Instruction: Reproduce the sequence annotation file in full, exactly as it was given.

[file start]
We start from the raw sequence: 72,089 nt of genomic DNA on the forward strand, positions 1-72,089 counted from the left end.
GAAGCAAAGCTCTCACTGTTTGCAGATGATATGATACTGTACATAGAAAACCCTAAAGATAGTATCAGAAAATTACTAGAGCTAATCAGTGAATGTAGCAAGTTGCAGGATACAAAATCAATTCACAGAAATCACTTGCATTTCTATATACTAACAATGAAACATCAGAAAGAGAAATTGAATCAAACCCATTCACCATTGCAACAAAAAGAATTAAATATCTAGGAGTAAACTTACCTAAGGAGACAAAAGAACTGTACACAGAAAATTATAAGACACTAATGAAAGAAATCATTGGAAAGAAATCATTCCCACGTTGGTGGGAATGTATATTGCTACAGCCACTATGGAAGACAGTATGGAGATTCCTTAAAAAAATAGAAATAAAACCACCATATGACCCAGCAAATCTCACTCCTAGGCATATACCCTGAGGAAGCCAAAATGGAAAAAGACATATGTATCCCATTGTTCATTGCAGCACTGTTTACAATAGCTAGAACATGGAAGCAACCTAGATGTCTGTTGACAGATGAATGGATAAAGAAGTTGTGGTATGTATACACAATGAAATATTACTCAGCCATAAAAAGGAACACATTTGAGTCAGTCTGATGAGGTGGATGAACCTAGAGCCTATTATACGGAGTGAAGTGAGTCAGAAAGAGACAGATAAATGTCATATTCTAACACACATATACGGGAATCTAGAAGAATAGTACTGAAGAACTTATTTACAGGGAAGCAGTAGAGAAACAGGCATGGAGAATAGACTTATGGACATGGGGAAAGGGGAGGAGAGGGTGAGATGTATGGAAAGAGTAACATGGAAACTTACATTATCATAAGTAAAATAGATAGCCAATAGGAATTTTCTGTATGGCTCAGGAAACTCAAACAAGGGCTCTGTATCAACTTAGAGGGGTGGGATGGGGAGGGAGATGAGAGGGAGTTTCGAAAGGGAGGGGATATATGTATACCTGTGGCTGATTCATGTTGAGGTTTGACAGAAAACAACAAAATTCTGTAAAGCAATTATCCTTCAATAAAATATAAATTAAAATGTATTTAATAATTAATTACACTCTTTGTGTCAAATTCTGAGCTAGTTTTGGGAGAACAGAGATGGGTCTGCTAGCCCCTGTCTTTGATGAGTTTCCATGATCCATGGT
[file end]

We start from the raw sequence: 72,089 nt of genomic DNA on the forward strand, positions 1-72,089 counted from the left end.
GAAGCAAAGCTCTCACTGTTTGCAGATGATATGATACTGTACATAGAAAACCCTAAAGATAGTATCAGAAAATTACTAGAGCTAATCAGTGAATGTAGCAAGTTGCAGGATACAAAATCAATTCACAGAAATCACTTGCATTTCTATATACTAACAATGAAACATCAGAAAGAGAAATTGAATCAAACCCATTCACCATTGCAACAAAAAGAATTAAATATCTAGGAGTAAACTTACCTAAGGAGACAAAAGAACTGTACACAGAAAATTATAAGACACTAATGAAAGAAATCATTGGAAAGAAATCATTCCCACGTTGGTGGGAATGTATATTGCTACAGCCACTATGGAAGACAGTATGGAGATTCCTTAAAAAAATAGAAATAAAACCACCATATGACCCAGCAAATCTCACTCCTAGGCATATACCCTGAGGAAGCCAAAATGGAAAAAGACATATGTATCCCATTGTTCATTGCAGCACTGTTTACAATAGCTAGAACATGGAAGCAACCTAGATGTCTGTTGACAGATGAATGGATAAAGAAGTTGTGGTATGTATACACAATGAAATATTACTCAGCCATAAAAAGGAACACATTTGAGTCAGTCTGATGAGGTGGATGAACCTAGAGCCTATTATACGGAGTGAAGTGAGTCAGAAAGAGACAGATAAATGTCATATTCTAACACACATATACGGGAATCTAGAAGAATAGTACTGAAGAACTTATTTACAGGGAAGCAGTAGAGAAACAGGCATGGAGAATAGACTTATGGACATGGGGAAAGGGGAGGAGAGGGTGAGATGTATGGAAAGAGTAACATGGAAACTTACATTATCATAAGTAAAATAGATAGCCAATAGGAATTTTCTGTATGGCTCAGGAAACTCAAACAAGGGCTCTGTATCAACTTAGAGGGGTGGGATGGGGAGGGAGATGAGAGGGAGTTTCGAAAGGGAGGGGATATATGTATACCTGTGGCTGATTCATGTTGAGGTTTGACAGAAAACAACAAAATTCTGTAAAGCAATTATCCTTCAATAAAATATAAATTAAAATGTATTTAATAATTAATTACACTCTTTGTGTCAAATTCTGAGCTAGTTTTGGGAGAACAGAGATGGGTCTGCTAGCCCCTGTCTTTGATGAGTTTCCATGATCCATGGT